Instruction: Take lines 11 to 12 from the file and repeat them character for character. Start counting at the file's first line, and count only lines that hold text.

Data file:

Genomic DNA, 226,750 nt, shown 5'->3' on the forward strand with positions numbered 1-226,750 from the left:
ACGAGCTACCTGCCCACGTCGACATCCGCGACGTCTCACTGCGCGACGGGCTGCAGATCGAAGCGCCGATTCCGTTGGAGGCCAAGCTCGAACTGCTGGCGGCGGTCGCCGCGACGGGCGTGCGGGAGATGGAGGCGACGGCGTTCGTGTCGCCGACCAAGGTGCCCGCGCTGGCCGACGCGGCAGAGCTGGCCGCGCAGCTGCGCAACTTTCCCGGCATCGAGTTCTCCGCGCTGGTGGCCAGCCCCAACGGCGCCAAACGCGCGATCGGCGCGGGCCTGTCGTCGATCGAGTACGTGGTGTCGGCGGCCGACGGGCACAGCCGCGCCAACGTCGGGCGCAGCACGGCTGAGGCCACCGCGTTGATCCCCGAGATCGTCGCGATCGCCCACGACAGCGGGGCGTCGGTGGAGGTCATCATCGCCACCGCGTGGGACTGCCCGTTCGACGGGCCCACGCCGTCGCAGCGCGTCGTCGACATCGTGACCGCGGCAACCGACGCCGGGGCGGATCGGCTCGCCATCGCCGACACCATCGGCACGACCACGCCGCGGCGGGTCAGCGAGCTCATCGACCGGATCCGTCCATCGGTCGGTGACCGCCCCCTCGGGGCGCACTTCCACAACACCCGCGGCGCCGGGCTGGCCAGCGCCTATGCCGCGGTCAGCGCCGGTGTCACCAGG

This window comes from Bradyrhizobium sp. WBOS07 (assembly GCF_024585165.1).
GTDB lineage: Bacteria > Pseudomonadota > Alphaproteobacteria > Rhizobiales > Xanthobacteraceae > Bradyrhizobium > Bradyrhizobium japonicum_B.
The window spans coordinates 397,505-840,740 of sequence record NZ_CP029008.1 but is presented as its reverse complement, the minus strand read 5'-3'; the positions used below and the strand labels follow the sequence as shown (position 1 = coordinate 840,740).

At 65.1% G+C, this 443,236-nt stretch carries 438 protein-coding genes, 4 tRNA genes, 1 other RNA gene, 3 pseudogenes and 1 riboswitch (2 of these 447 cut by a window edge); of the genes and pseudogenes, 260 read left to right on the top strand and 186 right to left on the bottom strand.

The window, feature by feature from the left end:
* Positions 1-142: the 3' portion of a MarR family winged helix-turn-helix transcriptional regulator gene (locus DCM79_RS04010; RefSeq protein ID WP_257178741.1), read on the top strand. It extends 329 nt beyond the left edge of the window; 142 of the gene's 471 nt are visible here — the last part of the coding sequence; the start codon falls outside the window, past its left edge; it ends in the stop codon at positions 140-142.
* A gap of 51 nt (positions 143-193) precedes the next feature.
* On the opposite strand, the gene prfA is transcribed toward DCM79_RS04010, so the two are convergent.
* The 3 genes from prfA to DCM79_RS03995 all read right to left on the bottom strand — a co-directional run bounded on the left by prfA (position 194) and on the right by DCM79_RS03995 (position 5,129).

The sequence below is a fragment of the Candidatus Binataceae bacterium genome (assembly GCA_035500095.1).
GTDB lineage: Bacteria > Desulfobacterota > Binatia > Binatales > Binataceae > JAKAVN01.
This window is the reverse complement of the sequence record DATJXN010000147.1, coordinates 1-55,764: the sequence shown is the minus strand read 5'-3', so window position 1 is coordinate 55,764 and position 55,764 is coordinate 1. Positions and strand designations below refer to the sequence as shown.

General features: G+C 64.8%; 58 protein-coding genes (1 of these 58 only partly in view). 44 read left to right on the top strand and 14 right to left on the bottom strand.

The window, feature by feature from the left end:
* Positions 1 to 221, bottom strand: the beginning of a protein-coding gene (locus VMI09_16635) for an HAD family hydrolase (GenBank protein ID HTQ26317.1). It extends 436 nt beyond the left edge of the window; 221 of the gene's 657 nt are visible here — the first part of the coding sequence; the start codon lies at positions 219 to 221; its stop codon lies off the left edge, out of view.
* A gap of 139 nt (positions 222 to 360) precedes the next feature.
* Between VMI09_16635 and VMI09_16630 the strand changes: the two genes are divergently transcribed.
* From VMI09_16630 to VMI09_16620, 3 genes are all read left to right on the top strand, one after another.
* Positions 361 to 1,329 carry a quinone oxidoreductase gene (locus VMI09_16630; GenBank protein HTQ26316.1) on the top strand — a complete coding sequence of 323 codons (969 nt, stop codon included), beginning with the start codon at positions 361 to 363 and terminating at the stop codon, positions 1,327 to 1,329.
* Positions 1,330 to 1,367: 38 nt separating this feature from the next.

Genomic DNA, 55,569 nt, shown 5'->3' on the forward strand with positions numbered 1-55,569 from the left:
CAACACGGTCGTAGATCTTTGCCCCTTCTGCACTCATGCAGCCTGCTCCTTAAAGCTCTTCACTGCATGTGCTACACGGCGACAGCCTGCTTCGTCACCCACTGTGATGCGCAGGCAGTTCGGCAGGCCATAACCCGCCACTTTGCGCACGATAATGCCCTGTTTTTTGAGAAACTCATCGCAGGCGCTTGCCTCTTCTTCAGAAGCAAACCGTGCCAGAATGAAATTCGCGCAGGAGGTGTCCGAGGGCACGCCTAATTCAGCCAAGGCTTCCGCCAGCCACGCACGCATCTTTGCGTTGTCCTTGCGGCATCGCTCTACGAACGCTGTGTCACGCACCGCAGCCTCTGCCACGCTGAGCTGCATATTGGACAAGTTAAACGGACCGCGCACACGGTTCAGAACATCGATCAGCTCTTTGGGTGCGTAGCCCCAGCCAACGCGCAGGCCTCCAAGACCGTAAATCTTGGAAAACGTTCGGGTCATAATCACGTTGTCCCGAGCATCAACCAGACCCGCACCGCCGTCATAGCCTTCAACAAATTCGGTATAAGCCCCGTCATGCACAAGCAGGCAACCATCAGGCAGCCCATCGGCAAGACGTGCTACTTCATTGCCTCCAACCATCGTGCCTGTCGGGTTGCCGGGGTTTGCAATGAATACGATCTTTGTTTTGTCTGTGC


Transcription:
* The 3 genes from prfA to DCM79_RS03995 all read right to left on the bottom strand — a co-directional run bounded on the left by prfA (position 194) and on the right by DCM79_RS03995 (position 5,129).

The sequence below is a fragment of the Candidatus Binataceae bacterium genome (assembly GCA_035500095.1).